Los Angeles – Pierre Huyghe at LACMA Through February 21st, 2015

February 6th, 2015

Pierre Huyghe, Zoodram 5 (2011), Courtesy Stefanie Keenan for LACMA
Pierre Huyghe, Zoodram 5 (2011)

Following a year of strong solo exhibitions and special projects in the United States and abroad, Pierre Huyghe has opened a the first major retrospective devoted to his work at the Los Angeles County Museum of Art, pulling together a combination of his most ambitious videos, sculptures and installation environments, allowing a broad few of the artist’s continued interests in fluctuations of time, space and matter as expressed within the gallery environment.  Huyghe’s retrospective, which first opened in Paris, early last year, finally makes it to U.S. soil, bringing with it a group of 50 projects culled from the artist’s 20 year career.

Pierre Huyghe, Untitled (Liegender Frauenakt) (2012), Courtesy Stefanie Keenan for LACMA
Pierre Huyghe, Untitled (Liegender Frauenakt) (2012)

Huyghe’s work frequently takes the intersection of static, institutional space and natural life as his operating grounds, and his work invites as much a critique of the art historical as it does the machinations of his often living subjects.  In his sculpture Zoodram 5 (2011), for instance, the artist crafts a marine environment, full of plants and a hermit crab, but places a recasting of a Constantin Brancusi figure in the tank as well.  While the outcome varies from exhibition to exhibition, the crab has, in certain exhibitions, taken the cast onto its back, using it as a shell in the same way it would a dried out carapace on the beach.

Pierre Huyghe (Installation View), Courtesy Stefanie Keenan for LACMA
Pierre Huyghe (Installation View)

Pierre Huyghe, Untitled (2014), via LACMA
Pierre Huyghe, Untitled (2014)

But as much as his work explores the decay and change of time on an abstractly anonymous scale, a certain apocalyptic undertone carries itself through much of Huyghe’s career.  Animals and plant life engage with the body of art history in environments completely devoid of any human life, save its signifiers.  The spaces are abandoned by humans, or rather, evacuated, leaving only the highly charged objects that his animal subjects reanimate.  Throughout, the predominant theme is an idea of repurposing, of adjusting, or potentially, returning, the cultural artifacts of humanity to the life functions of a new user.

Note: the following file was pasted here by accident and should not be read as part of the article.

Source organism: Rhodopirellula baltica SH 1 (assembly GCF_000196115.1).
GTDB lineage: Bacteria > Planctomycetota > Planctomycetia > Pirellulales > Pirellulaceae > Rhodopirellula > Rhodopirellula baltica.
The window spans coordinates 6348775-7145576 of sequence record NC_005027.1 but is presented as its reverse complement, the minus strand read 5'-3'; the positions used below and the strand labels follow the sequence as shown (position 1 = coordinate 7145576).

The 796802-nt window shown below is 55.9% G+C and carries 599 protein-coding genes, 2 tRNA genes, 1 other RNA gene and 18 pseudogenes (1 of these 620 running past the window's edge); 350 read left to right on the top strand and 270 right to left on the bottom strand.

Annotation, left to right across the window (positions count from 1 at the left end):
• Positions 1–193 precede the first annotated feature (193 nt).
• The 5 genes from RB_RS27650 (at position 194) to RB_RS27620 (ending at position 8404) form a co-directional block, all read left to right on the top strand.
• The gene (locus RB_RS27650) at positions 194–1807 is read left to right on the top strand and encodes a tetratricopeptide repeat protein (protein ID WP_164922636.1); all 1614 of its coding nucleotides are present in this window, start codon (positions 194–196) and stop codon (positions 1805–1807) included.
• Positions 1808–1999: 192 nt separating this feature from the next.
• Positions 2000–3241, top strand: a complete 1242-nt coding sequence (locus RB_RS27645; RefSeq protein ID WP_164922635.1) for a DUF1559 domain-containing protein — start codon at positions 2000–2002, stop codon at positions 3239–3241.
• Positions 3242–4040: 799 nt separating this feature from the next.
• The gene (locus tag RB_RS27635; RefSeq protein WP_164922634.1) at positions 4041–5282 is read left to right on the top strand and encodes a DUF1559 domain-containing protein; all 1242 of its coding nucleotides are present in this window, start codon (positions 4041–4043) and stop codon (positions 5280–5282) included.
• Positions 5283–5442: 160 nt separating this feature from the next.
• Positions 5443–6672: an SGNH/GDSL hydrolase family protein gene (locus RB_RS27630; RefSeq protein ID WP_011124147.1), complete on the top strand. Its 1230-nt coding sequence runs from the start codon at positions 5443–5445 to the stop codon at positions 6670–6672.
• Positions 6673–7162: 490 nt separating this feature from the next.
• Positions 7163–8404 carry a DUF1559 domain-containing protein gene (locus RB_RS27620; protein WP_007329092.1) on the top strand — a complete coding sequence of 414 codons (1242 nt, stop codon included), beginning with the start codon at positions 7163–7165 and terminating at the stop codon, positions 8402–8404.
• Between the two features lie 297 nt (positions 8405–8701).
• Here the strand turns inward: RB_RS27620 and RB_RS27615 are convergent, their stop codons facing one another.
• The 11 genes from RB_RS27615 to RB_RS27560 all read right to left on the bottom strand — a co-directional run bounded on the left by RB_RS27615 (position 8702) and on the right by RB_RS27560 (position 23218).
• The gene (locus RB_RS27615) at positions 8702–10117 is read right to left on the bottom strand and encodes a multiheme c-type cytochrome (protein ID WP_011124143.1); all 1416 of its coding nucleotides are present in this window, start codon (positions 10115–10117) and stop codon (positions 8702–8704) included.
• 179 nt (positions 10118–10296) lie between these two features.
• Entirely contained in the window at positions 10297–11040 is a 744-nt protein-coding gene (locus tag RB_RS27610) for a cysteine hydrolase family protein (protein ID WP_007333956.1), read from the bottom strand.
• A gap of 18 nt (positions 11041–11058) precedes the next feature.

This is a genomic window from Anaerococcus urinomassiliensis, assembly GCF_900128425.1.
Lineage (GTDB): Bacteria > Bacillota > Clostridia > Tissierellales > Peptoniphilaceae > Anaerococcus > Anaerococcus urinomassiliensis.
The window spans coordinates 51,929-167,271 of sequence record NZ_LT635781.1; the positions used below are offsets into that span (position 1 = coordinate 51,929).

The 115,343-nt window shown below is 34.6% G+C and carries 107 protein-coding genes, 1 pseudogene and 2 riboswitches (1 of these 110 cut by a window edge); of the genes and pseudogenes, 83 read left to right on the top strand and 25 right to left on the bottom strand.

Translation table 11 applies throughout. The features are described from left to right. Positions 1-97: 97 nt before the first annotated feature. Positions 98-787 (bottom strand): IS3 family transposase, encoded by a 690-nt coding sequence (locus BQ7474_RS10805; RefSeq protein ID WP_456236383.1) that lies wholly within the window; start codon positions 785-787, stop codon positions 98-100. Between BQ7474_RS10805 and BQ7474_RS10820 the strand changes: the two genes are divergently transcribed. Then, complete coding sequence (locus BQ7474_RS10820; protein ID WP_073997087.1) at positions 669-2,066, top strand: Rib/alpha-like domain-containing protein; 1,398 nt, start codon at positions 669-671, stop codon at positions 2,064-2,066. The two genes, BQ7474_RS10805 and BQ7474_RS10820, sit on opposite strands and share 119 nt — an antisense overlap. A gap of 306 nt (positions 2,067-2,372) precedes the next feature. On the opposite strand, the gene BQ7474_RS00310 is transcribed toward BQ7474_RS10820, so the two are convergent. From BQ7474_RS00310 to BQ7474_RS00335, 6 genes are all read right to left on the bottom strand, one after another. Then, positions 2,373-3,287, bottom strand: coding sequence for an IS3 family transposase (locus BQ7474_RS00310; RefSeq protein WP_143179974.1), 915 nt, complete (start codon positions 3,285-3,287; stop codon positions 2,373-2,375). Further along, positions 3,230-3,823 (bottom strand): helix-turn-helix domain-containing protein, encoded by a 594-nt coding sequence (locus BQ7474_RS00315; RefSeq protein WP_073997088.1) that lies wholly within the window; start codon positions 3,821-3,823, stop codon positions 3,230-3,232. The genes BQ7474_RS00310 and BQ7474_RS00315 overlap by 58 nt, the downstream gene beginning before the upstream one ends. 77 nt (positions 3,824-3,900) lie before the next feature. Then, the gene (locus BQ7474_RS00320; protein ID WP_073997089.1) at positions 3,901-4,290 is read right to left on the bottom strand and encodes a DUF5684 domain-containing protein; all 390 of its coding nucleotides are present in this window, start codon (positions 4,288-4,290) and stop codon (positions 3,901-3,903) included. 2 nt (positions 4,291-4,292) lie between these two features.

Pierre Huyghe, Untitled (Human Mask) (2011-2012), via LACMA
Pierre Huyghe, Untitled (Human Mask) (2011-2012)

Perhaps this is no better illustrated than in the presence of Human, an Ibizan hound that Huyghe has installed within the gallery space.  The living animal, who has appeared in similar form throughout the artist’s video work, takes up residence within the exhibition space over the duration of the show, a living creature that joins the viewer in their passage through the space of the museum, or pauses to rest and look back at its guests.  As much about space as it is about time, Huyghe’s work here makes for an interesting intersection with questions of ownership and agency.  As an extended resident at the exhibition, Human seems to accept a role as a caretaker of sorts, a constant presence that claims a certain portion of space for herself.

Allowing the collision of non-human agendas with the artistic artifact, Huyghe’s work presents a new format for imagining production, exhibition or even, in many cases, decay.  His retrospective is on view through February 21st.

Pierre Huyghe (Installation View), via LACMA
Pierre Huyghe (Installation View)

Pierre Huyghe (Installation View), Courtesy Stefanie Keenan for LACMA
Pierre Huyghe (Installation View)

Pierre Huyghe (Installation View), Courtesy Stefanie Keenan for LACMA
Pierre Huyghe (Installation View)

All photos by Stefanie Keenan Courtesy off LACMA

— D. Creahan

Read more:
Pierre Huyghe at LACMA [Exhibition Site]
“Human, Pierre Huyghe’s Dog-in-Residence” [LACMA Blog]
“Warm spots in Pierre Huyghe’s often chilly Conceptualism at LACMA” [LA Times]
“Pierre Huyghe’s First Retrospective Lands at LACMA” [NYT]